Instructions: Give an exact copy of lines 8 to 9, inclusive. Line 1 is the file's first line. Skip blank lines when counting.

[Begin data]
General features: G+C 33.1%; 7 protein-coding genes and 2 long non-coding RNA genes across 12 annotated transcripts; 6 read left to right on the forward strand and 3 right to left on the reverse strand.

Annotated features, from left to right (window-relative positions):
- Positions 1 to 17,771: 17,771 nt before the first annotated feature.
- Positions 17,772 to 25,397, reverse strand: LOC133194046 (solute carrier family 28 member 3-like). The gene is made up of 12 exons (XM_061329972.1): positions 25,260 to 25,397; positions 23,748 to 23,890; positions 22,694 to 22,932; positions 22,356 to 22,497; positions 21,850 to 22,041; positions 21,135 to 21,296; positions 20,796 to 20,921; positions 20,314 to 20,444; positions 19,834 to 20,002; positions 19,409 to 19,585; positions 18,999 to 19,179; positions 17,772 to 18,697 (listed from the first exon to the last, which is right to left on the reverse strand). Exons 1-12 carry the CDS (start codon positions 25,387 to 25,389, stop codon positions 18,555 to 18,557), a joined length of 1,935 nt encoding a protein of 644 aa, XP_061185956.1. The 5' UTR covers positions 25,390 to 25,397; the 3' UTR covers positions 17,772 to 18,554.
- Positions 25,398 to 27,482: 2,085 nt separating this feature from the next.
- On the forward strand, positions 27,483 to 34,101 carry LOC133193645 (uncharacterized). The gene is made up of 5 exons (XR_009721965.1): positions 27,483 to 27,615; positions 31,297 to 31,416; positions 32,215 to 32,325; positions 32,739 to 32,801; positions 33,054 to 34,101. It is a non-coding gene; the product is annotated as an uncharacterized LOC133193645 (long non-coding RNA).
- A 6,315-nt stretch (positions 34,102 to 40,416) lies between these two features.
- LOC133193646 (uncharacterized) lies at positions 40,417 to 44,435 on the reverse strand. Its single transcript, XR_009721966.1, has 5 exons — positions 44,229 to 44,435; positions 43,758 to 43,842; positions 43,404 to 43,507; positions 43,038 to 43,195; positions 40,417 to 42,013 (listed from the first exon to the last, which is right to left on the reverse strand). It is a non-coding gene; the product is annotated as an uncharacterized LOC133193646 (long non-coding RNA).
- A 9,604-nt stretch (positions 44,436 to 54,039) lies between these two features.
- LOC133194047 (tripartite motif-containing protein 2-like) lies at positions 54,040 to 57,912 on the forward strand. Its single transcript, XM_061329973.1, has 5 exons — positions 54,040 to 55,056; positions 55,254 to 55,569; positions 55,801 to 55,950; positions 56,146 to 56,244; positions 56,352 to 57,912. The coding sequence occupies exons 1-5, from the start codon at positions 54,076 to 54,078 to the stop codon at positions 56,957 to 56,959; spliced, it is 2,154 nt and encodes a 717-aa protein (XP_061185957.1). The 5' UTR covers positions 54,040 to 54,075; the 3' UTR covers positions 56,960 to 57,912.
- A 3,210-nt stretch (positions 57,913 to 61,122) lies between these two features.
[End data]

- LOC133193646 (uncharacterized) lies at positions 40,417 to 44,435 on the reverse strand. Its single transcript, XR_009721966.1, has 5 exons — positions 44,229 to 44,435; positions 43,758 to 43,842; positions 43,404 to 43,507; positions 43,038 to 43,195; positions 40,417 to 42,013 (listed from the first exon to the last, which is right to left on the reverse strand). It is a non-coding gene; the product is annotated as an uncharacterized LOC133193646 (long non-coding RNA).
- A 9,604-nt stretch (positions 44,436 to 54,039) lies between these two features.